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Tumi Mogorosi

Tumi Mogorosi is a South African jazz drummer, composer, and social activist. A founding member of Shabaka & the Ancestors, he has also worked in the Amandla Freedom Ensemble and Nicola Conte's Spiritual Galaxy. Mogorosi won global notice for his debut album, 2014's Project Elo, which featured a jazz sextet and four classically trained singers. After touring and recording with several of the aforementioned groups at home and in Europe, Mogorosi co-founded the Wretched with singer Gabisile Motuba and bassist electronicist Andrei Van Wyk. They offer a sonic interpretation of the philosophy of Frantz Fanon, author of the liberation classic the Wretched of the Earth. They recorded and released an acclaimed self-titled album in 2020 and appeared on the Brownswood South African showcase, Indaba Is. In 2022, Mogorosi released Group Theory: Black Music, that included his quintet, three vocal soloists, and a nine-voice choir. Mogorosi was born in Johannesburg in 1987. A musical fan from early childhood, he began learning to play guitar at age 13 and in 2004 he enrolled at the Allenby College campus in Bramley, Johannesburg to study the instrument. He eventually dropped out, switched his primary instrument to the drums and attended Tshwane University of Pretoria in 2012. He showed a natural affinity for his new kit and won performing spots with the Gauteng Jazz Orchestra, and played in the groups of several legendary South African jazz artists including trumpeter Feya Faku, the late saxophonist Zim Ngqawana, bassist Herbie Tsoaeli, and pianist Andile Yenana, who eventually became his producer. In 2014, England's Jazzman label released his debut album, Project Elo. His idea was to wed jazz and choral classical music. The musicians consist of a jazz sextet (including alto saxophonist Mthunzi Mvubu and guitarist Sibusile Xaba) and four chorally trained vocalists whom he had met at university. The set offered seven Mogorosi compositions recorded in a single day without overdubs. It was produced by famed South African pianist and composer Nduduzo Makhathini. Upon its release critics celebrated it and claimed it was influenced by historic works that attempted the same thing: Mary Lou Williams' Black Christ of the Andes, Donald Byrd's New Perspective, Max Roach's It's Time, Andrew Hill's Lift Every Voice, and Billy Harper's Capra Black. Heady praise though it was, it was erroneous: Mogorosi had never heard any of the aforementioned works, his attempt was based in uniting post-bop jazz with modern South African classical and sacred singing. Project Elo stands for Project Elohim, named after the angelic entities of the Hebrew scriptures, which are part of the drummer’s philosophy and symbolic for accomplished human beings. The spirituality the album conveys is attuned to a 21st century syncretic, non-dogmatic, esoteric vision. Following its release, Mogorosi and his group played large festival stages in Africa. The album was shortlisted for a South African Music Award in 2014 and won the Standard Bank Ovation Award in the same year; it was also named "Jazz Album of the Year" by the Mail & Guardian newspaper. In 2015 he and Mvubu joined the Amandla Freedom Ensemble to record the full-length Bhekisizwe. During the recording sessions he met Hutchings, who also performed on them. The drummer joined Shabaka & the Ancestors, a group that placed the Caribbean-born, London-based saxophonist in the company of seven South African musicians. In 2016 they performed and recorded his Afro-futurist "psalm in nine parts," in a single day in a Johannesburg studio. Issued as Wisdom of Elders by Gilles Peterson's Brownswood label, the set married the modern South African jazz tradition introduced by the Blue Notes, Abdullah Ibrahim, and Hugh Masekela to Afro-Caribbean folk and calypso, Sun Ra's space age blues, John Coltrane's spiritual modalism, and Miles Davis' spectral late-'60s work. That same year, Mogorosi recorded Sanctum Sanctorium, with Project Elo singer Motuba, Brazilian pianist Malcolm Braff, Swiss cellist Andreas Plattner, and German double bassist Sebastian Schuster. That same year he cut Deliverance with veteran pianist Pule Pheto, a collaborative intertextual jazz project that saw the involvement of Mzwandile Buthelezi with his paintings, and the spoken word oratory of Percy Mabandu. Two years later, Mogorosi, Makhathini and conguero and percussion master Abdissa Assefa joined Nicola Conte's Spiritual Galaxy to record the uplifting, modal groove outing Let Your Light Shine On for MPS. The South African joined a large international ensemble that also included Americans Logan Richardson (sax) and Theo Croker (trumpet), and Italians Pietro Lussu (piano/keyboards), Conte (guitars), and Gianluca Petrella (trombone), among others. In 2020, Mogorosi re-teamed with Shabaka & the Ancestors on Impulse! for the universally acclaimed, charting, We Are Sent Here by History. Given the drummer's absorption in history, social activism, and critical theory, he co-founded the Wretched with vocalist Motuba, and bassist/multi-instrumentalist Andrei Van Wyk. Their eponymous album showcased the intertextual performing ensemble offering a sonic reflection on Frantz Fanon's seminal text, The Wretched of the Earth. Through it all, Mogorosi's commitment to and exploration of jazz only deepened. In late 2021, when COVID-19's quarantines were lifted, Mogorosi assembled a new sextet and choir and vastly expanded the reach of his music from Project Elo. Mvubu and Motuba remained, but the rest of the studio ensemble was exclusive. It was co-produced by the drummer and South African jazz pianist Andile Yenana, who also appeared on four of the recording's 11 tracks. Two versions of the folk song/spiritual "Sometimes I Feel Like a Motherless Child" were offered by soloists Motuba and Siyabonga Mthembu (also a member of Shabaka & the Ancestors), while the set's final cut, "Where Are the Keys?," featured rapper Lesego Rampolokeng. Titled Group Theory: Black Music, It was released collaboratively by Mushroom Hour Half Hour and New Soil in July 2022.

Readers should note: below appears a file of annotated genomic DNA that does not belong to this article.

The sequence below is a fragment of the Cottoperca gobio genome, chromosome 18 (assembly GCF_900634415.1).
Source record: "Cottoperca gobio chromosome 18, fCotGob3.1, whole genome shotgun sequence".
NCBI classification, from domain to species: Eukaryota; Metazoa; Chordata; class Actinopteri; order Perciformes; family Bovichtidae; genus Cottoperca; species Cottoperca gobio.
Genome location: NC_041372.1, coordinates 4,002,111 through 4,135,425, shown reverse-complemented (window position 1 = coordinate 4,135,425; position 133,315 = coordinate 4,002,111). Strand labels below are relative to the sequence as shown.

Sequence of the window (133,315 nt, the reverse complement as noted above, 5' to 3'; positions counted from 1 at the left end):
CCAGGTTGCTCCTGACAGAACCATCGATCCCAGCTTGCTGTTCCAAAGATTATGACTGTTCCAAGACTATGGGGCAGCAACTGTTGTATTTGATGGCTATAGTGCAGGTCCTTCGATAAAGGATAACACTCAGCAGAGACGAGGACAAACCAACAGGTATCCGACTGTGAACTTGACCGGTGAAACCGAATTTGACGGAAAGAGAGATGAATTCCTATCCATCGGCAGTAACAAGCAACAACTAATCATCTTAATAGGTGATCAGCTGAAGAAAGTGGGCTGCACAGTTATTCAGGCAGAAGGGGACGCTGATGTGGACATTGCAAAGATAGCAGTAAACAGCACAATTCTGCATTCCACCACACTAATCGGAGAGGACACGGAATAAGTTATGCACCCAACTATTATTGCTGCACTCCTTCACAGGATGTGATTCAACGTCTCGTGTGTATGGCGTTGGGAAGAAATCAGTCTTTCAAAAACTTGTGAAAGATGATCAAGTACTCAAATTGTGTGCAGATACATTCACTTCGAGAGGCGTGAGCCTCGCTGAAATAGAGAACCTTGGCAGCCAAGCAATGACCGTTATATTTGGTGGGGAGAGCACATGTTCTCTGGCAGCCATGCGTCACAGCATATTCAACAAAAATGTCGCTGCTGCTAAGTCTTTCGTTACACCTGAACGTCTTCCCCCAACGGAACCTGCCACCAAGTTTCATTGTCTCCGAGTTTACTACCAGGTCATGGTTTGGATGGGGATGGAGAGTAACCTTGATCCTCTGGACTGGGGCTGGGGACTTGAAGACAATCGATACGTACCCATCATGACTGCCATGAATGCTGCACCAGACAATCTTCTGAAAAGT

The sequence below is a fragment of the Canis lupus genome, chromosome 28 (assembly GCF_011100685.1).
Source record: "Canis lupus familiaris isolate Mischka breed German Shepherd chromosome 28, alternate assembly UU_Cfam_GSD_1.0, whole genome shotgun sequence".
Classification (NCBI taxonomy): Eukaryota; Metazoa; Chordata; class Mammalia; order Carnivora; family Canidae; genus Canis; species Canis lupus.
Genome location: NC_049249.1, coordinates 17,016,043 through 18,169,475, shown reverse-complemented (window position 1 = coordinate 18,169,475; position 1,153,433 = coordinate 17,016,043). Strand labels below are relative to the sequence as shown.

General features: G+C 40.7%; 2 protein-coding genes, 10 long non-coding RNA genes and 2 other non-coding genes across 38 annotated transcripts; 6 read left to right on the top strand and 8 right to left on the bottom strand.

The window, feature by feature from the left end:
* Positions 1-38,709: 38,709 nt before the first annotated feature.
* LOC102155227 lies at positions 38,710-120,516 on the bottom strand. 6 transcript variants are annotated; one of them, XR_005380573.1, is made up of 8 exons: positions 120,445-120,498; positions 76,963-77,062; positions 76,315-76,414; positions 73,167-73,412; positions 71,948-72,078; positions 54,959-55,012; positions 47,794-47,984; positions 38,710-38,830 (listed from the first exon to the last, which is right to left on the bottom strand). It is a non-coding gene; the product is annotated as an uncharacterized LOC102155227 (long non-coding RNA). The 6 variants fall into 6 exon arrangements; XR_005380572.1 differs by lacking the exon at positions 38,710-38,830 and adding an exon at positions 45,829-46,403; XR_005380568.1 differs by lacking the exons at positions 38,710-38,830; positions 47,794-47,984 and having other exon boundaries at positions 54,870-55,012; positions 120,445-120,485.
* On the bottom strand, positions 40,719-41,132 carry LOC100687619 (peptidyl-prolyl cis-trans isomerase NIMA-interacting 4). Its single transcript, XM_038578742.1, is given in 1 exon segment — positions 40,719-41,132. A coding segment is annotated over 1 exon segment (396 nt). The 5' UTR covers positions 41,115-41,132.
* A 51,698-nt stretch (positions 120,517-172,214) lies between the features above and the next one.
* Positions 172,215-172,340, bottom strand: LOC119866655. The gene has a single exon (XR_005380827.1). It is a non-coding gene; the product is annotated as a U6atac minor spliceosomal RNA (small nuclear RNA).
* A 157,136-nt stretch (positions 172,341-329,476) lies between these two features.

© Thom Jurek /TiVo